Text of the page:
And I’m not talking about Adam or Cain. I’m trying to decide if my new book should be written in first person or third person.
For the non-writers, first person is when the book is told from the “I” perspective (“I paced the hall”) and third person is when the book is told from the “he”/”she” perspective. (“She paced the hall.”) For the most part you don’t see second person, although I’ve written it (“You pace the hall. Look in the mirror to find a grey hair. Pivoting, you stalk back to the kitchen.”) And I’ve talked about the one time I’ve encountered a first-person plural narrator.
One agent said about the string quartet novel that it’s a lot of everyday stuff, and on balance, I believe that’s true of that particular book. The tensions emerge from the interplay of the characters, not from external stressors. So in the planning stage for another book, I devised a compelling external question that will cause a lot of plotting and a lot of non-everyday living.
I’m using Randy Ingermanson’s snowflake method for this, a departure for me because I do all my planning in-head. But I’ll try anything once. I’ve just finished step four (a one-page synopsis) and realized this is the place I’d normally start writing. I don’t use an outline, but I get to know the characters intimately, know the conflict and the major steps on how it’s going to get resolved, then turn them loose.
I’m not starting yet — I’ll give Ingermanson’s method a shot. What’s stumping me now is whether to tell it in first or third person. Do I want to be in my MC’s head? Or do I want to see her from outside herself?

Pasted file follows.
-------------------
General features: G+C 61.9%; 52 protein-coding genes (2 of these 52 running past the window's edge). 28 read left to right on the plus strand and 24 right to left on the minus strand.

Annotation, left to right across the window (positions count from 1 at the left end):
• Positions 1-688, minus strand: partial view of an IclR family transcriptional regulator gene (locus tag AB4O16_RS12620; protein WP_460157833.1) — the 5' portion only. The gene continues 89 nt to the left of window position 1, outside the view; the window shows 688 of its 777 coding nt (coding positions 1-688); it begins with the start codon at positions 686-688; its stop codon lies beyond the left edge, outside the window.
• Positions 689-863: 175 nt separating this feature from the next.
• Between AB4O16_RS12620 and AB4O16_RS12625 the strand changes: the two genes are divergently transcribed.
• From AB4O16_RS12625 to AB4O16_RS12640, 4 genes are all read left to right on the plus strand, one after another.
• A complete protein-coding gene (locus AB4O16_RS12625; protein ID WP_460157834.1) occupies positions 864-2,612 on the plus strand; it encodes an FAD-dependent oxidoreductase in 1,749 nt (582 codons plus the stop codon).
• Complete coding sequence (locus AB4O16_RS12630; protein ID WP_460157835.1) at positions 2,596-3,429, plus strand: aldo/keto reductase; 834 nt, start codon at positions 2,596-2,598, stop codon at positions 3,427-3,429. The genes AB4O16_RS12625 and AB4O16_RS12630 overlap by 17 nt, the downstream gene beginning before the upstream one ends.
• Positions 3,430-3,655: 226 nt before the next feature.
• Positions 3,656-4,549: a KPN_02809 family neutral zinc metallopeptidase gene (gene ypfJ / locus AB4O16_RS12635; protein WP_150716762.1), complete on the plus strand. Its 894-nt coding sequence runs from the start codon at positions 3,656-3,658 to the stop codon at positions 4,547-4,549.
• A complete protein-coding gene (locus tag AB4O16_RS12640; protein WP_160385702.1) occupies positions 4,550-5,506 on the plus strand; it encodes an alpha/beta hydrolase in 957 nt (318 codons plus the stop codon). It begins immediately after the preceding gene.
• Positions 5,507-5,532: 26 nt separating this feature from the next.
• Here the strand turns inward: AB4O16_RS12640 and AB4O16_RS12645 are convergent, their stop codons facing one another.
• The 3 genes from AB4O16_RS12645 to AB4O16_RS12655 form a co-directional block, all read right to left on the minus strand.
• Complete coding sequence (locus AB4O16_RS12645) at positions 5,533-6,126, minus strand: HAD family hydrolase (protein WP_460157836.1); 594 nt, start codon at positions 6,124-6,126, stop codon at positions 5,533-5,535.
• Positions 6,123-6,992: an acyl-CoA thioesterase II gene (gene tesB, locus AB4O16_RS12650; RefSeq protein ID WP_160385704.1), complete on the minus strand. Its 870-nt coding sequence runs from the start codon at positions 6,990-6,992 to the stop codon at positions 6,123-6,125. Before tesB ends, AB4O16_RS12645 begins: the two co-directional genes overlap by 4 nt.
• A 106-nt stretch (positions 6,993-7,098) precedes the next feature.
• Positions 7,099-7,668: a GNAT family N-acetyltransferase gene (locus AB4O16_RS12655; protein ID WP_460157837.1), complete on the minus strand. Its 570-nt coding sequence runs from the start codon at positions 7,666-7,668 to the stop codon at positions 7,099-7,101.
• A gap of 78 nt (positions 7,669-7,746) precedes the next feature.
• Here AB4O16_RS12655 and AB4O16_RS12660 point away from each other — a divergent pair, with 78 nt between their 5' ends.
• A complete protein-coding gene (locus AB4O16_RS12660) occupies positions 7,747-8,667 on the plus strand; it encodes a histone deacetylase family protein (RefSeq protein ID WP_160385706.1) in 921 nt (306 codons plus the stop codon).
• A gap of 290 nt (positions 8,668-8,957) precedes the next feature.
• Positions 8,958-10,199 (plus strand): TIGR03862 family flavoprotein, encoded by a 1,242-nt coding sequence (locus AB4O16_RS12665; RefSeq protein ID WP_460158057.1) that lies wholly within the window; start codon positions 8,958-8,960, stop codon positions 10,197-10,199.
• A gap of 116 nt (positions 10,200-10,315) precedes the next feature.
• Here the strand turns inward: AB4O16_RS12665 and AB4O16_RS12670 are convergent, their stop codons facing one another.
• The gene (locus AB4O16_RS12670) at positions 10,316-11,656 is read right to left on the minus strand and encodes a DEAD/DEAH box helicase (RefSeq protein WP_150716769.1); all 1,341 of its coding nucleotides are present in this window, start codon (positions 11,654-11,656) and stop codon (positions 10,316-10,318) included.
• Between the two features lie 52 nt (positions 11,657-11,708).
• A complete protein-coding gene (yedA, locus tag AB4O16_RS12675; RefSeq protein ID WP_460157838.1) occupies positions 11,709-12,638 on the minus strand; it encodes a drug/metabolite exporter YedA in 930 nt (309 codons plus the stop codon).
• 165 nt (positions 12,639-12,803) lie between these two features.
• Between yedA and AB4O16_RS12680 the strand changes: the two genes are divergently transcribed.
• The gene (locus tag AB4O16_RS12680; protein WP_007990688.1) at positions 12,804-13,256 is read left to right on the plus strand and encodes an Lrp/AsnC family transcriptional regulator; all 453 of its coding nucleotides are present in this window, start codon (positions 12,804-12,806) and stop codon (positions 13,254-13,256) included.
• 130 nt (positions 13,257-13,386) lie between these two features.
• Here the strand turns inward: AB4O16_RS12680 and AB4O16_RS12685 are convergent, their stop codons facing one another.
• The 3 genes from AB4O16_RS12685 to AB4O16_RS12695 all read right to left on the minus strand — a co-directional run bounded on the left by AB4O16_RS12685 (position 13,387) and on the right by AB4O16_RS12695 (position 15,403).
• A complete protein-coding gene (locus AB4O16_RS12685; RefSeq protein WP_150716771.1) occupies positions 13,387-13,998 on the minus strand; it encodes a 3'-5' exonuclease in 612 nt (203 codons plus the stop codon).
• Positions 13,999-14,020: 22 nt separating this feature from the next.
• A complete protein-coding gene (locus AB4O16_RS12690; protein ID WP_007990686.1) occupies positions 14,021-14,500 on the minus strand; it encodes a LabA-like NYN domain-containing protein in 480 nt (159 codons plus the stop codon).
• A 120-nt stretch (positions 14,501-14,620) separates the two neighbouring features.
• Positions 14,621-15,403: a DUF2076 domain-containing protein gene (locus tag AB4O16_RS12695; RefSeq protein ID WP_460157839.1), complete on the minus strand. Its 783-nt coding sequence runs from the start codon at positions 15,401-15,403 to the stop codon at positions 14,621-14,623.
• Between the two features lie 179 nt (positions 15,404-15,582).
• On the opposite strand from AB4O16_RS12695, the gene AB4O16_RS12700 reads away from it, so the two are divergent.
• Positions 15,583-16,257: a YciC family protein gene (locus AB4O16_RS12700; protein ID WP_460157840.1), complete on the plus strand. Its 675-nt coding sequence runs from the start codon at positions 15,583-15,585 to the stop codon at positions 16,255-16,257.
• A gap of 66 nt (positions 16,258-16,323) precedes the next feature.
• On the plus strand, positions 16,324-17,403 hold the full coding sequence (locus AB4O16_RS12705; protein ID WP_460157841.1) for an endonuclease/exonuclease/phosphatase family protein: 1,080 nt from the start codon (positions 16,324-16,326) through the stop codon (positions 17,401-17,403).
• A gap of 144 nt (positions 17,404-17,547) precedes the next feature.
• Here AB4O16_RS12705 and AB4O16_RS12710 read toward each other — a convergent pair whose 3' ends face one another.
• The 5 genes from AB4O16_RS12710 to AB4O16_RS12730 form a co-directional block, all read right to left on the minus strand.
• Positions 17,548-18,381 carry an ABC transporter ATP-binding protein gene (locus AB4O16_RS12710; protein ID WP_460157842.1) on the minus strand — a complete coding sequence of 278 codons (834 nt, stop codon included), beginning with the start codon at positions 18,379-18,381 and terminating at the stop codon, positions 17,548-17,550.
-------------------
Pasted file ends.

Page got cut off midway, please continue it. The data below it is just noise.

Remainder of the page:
First person appears more intimate, but readers don’t trust a first person narrator as much as third. You actually get closer in third. But if a lot of this is intuition, I don’t want to be telling too much. (“Her spider senses were tingling!” — hah) and intuition is easier to show in first person. (“No matter how often I tried to pay attention to Martin, my gaze kept returning to the bookshelf.”)
I want to write in third simply because I haven’t in so long. The book feels more like first.
Oh, decisions. If you’re not a writer, you never realized we angst about things like this, but a tiny decision here changes the flavor of the whole book, like beginning a soup with beef stock instead of chicken stock. I know a writer now who’s rewriting a book from one person into another, and she says it’s like writing a different book.
I may do a few pages in each flavor to get a sense of how it flows. The result will, I hope, turn up one version that feels just-right in how no one could possibly imagine it any other way.